0

    Help other customers find the most helpful reviews 

    Was this review helpful to you? Yes
    No

  2. 17 of 20 people found the following review helpful
    4.0 out of 5 stars
    Jack Black’s first true classic, October 23, 2003
    By 
    Mattowarrior “Mattowarrior” (Madison, WI United States) –

    Despite some of the various plot holes and implausibilities, this is Jack Black’s shining moment (as well as other child actors) and crowning achievement. I enjoyed this film partly because Jack Black and the makers of the film seem to have an obvious appreciation for classic rock/hard rock/metal that was missing from recent Hollywood failures like Rock Star. References abound to Yes, Rush, Led Zeppelin, even Iron Maiden abound in this movie. Jack Black is hilarious as a burned out early 30 something rocker turned substitute teacher, and his usual mannerisms and inflections are used to humorous effect.
    The film is inspiring, funny, even a bit “cute” in a family film sort of way. However these more “cutesy” themes are transcended with the wit of the dialogue and some of the more adult situations in the film. It isn’t EXACTLY a kid’s movie, but could be seen with probably younger preteens, in my eyes it appeals to adults more. Ironically, I was the age of the kids in the movie when I first got into hard rock and heavy metal! I wish I had gone to somewhere like the School of Rock!

    0

    Help other customers find the most helpful reviews 

    Was this review helpful to you? Yes
    No

  3. 13 of 15 people found the following review helpful
    5.0 out of 5 stars
    Jack Black at his best, January 24, 2004
    By 
    T O’Brien (Chicago, Il United States) –
    (REAL NAME)
      

    School of Rock is a great movie with perfect Jack Black and an excellent supporting cast, most of them kids. Dewie Finn gets kicked out of his band and must find a way to pay the rent. When he intercepts a phone call for his substitute teacher roommate, Ned, Dewie decides to take the job. At first, he has no idea what to do, but when he discovers the kids in the class are great musicians, he decides to turn them into a band. Along the way, Dewie gets to know them all while also teaching them the history of rock. This is a great movie that surprisingly can be seen by the whole family. Jack Black has never been better, and the kids are amazing. If nothing else, the soundtrack is great with plenty of Led Zeppelin, The Clash, Black Sabbath and so much more.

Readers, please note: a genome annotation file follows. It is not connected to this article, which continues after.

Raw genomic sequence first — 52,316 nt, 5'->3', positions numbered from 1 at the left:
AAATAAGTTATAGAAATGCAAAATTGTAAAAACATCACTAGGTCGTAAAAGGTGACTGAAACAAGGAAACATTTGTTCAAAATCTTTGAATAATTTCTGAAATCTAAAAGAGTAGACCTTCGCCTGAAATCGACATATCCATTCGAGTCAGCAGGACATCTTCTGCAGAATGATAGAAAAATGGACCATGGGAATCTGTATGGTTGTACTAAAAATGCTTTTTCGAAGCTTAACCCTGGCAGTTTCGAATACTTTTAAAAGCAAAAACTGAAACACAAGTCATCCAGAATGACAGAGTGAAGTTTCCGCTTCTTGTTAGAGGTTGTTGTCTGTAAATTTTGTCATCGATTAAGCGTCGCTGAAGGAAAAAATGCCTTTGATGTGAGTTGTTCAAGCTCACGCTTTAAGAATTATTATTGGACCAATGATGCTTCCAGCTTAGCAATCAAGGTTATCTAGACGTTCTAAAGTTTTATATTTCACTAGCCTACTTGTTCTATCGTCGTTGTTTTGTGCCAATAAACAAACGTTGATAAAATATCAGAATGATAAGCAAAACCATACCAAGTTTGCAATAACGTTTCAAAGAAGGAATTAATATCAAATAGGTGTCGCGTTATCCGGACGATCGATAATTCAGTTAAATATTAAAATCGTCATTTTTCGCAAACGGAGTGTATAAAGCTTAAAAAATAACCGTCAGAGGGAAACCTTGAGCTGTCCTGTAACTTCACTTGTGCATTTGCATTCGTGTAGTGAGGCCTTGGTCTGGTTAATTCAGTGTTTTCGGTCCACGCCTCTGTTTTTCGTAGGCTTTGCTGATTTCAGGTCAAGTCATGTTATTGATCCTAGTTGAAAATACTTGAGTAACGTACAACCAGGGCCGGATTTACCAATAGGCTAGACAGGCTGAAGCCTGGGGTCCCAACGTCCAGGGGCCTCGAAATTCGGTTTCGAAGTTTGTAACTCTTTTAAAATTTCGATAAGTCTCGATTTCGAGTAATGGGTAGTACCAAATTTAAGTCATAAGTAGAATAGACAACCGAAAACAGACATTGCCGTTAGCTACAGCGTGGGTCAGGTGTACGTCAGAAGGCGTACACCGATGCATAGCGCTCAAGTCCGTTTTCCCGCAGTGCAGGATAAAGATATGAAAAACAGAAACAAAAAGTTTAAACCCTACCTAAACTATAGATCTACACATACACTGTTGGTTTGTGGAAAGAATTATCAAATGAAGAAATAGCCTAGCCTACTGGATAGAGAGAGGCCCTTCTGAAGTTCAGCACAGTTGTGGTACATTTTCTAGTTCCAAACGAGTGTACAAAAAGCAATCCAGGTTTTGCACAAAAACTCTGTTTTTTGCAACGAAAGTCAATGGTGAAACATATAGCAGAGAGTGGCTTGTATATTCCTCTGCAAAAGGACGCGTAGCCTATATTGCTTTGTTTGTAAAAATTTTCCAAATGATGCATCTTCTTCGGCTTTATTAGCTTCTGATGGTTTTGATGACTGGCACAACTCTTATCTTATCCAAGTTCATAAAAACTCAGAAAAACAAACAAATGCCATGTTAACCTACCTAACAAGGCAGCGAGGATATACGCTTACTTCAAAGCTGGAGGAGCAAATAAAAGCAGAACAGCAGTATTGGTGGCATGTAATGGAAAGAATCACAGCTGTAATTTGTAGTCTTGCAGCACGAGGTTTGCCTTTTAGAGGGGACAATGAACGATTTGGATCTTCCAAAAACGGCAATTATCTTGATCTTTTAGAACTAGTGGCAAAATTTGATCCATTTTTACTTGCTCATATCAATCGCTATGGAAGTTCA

Jack Black is perfectly cast as Dewie Finn, the down on his luck musician who takes a job as a substitute teacher. His eyebrows and facial expressions could not be done by anyone else. Joan Cusack is also very good as Principal Mullins, who tries to keep her school in order. Mike White and Sarah Silverman also star as Ned, Dewie’s roommate, and his evil girlfriend. The real stars of this movie are the kids in Dewie’s class. They are all incredible performers as well as pretty good actors. With all these things combined, School of Rock is a can’t miss movie. For a great movie with hilarious Jack Black, check out School of Rock!

    0

    Help other customers find the most helpful reviews 

    Was this review helpful to you? Yes
    No

Leave a Reply to Mattowarrior "Mattowarrior" Cancel reply

Your email address will not be published. Required fields are marked *

Proudly powered by WordPress
Theme: Esquire by Matthew Buchanan.